Sat Apr 27, 2002
By EMMA ROSS, AP Medical Writer
MILAN, Italy (AP) - Whooping cough, largely regarded as an infant disease, is making a global comeback in all age groups, experts said Saturday.
Scientists don't know why but suspect that protection from immunization wears off after a few years and that the bug has outsmarted vaccines used to control it for decades.
Infectious disease specialists meeting in Milan this week said growing numbers of teens, adults and elderly people are carrying the disease unknowingly and spreading it to babies who have not yet been vaccinated.
Whooping cough is caused by the bacteria Bordetella pertussis. It is usually mild in adults but has a high death rate in infants. Until immunization was introduced in the 1940s, whooping cough was one of the most frequent and severe illnesses for infants in many countries.
In nations where the vaccine is not used, whooping cough is still a major cause of death in children, with an estimated 51 million cases and 600,000 deaths annually.
The germ had been well controlled for decades in the industrialized world, but over the last few years the bacteria has begun to strike back in almost all developed countries.
In the United States, there were 7,796 cases in 1996, the highest annual number reported since 1967.
Scientists say that although vaccination works well for young children, the protection doesn't last for life, and no vaccine has been developed for older people.
"We found that after something like 15 years, you may be fully susceptible again, but it may be even shorter," said Dr. Carl Heinz Wirsing von Konig, director of the Institute for Hygeine and Medical Laboratories at the University of Dusseldorf in Germany.
In France, no cases are seen in children between 2 and 8 years old, which indicates that immunity wears off by the time a child is eight. After discovering that, France introduced booster shots at age 11, said Nicole Guiso, director of the National Reference Center for Bordatella at the Pasteur Institute in Paris.
Part of the problem is that much of the rise is being seen among teens and adults.
"The disease is around and it is vastly underreported," von Konig said at the European Congress of Clinical Microbiology and Infectious Diseases.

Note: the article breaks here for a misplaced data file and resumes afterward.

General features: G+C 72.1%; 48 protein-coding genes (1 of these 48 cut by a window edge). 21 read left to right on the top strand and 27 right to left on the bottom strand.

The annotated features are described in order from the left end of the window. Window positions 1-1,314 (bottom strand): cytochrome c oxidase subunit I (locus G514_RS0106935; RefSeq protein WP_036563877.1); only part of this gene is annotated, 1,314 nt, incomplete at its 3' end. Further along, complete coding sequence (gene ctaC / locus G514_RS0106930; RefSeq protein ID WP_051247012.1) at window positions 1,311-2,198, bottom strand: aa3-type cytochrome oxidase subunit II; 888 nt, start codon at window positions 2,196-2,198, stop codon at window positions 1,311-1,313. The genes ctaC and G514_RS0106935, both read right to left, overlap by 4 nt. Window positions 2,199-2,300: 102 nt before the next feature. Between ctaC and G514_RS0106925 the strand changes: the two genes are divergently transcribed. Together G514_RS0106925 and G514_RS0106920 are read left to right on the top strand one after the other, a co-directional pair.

"What proportion of coughing is pertussis? Irrespective of the country, mostly between 20 and 30 percent of all coughing adults actually have pertussis," he said.
Dr. Joop Schellekens, of the Netherlands National Institute of Public Health, proposed that expectant parents get booster shots in the third trimester of pregnancy to protect babies until they are vaccinated.
In most countries, infants get their first pertussis shot at one month old. They are immunized again at two months, then three months, and given a booster at 15 months.
Whooping cough is more difficult to detect in adults than in children, but von Konig estimated that 80 to 90 percent of people with the disease have a cough that lasts more than three weeks.
It is also characterized by night coughing that disturbs sleep, vomiting, 30-second sweating attacks and complications such as hernias or rib fractures, von Konig said.
In many countries, such as the Netherlands and Canada, outbreaks have occurred despite high vaccination rates.
Recent studies have suggested that the varieties of the pertussis bacteria in circulation today are different than they were in the past. In a Netherlands outbreak in 1996-1997, strains of the bug analyzed were different from the strains used to produce the vaccine in that country.
The same problem has been observed in Canada.
One theory for the resurgence of the disease is that new strains of Bordetella pertussis may have evolved that are resistant to the vaccines used in some countries.
SOURCE: European Congress of Clinical Microbiology and Infectious Diseases.